The ssh private key file, stored under ~/.ssh/id_rsa in many *nix distros, is typically owned by the user, allowing any program invoked by that user to read the file, and perhaps upload it to a remote server.

Is this accurate? Are there examples of malware known to have done this? How common is this?

  • 2
    Yes, there is such a possibility. A malware can be programmed to do such data ex-filtration once the system is breached since the ssh key file is stored in a known location. The recent attack on Sony is one classic example. Commented Jan 11, 2015 at 14:22
  • While this doesn't answer your question, I'd suggest setting up passwords on your SSH keys to mitigate the risk
    – tokarev
    Commented Jan 14, 2015 at 14:16

2 Answers 2


Has been done, you can find a few reports online: Careto and Windigo. That said, it isn't your classical "let's own this machine and then use it for DDoS" kind of malware - people who operate the above are interested in long term peristence.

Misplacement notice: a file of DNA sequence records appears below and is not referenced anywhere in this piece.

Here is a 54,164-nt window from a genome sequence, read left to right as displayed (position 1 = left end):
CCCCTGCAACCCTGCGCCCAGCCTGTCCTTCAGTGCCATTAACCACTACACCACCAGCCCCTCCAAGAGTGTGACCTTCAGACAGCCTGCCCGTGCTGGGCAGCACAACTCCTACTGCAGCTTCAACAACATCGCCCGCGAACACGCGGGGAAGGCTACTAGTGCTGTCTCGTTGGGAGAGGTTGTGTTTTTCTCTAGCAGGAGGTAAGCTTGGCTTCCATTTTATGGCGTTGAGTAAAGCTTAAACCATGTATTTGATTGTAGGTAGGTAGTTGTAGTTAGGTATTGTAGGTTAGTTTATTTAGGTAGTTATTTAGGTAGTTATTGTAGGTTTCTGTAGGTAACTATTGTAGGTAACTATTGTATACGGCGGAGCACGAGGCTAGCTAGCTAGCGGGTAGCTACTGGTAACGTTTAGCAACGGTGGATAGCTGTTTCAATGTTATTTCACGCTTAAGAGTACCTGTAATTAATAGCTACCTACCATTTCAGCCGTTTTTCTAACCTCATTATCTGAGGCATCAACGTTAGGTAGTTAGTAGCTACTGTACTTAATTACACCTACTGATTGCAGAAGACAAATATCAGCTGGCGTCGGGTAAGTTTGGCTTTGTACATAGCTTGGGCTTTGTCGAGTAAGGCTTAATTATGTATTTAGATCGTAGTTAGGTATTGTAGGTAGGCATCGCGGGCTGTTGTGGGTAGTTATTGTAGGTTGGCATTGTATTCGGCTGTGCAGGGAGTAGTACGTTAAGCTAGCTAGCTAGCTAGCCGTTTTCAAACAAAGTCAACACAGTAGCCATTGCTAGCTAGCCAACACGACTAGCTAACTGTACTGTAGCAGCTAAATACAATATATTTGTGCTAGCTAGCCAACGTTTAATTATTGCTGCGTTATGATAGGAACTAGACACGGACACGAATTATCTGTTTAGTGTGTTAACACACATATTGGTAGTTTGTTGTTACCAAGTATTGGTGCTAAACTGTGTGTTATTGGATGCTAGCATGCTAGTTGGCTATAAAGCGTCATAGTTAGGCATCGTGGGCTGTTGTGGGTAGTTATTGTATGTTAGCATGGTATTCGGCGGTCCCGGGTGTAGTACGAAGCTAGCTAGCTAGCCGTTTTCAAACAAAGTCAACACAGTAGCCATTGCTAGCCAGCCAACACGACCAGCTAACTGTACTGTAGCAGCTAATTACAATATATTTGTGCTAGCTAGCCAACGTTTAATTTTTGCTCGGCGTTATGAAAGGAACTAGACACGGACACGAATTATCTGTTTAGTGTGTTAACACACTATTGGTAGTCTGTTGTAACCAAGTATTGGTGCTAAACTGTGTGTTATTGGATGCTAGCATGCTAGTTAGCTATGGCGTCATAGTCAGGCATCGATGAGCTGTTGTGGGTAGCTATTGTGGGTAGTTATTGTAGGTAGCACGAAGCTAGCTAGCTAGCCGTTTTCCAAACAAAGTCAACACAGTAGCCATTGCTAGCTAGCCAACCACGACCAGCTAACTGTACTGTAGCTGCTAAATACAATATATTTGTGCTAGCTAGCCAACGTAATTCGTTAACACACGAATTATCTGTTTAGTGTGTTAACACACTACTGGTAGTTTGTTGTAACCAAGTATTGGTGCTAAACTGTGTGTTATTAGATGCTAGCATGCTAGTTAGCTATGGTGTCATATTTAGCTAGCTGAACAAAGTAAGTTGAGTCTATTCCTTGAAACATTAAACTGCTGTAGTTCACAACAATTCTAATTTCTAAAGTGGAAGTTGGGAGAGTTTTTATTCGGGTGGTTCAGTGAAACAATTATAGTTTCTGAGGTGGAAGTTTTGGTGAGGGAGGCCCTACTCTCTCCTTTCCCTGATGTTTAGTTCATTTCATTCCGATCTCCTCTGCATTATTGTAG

You cannot completely restrict the Malware stealing the private key. But you can protect in lot of ways by installing the latest antivirus with overall host protection. You can allow only root user to install the packages and execute it. So what ever the extraction its completely the root ownership and its password is only known to the particular person. And another one more thing that you can modify the keys regular to avoid these kind of stealing. Anyhow safety is in your hand to protect.

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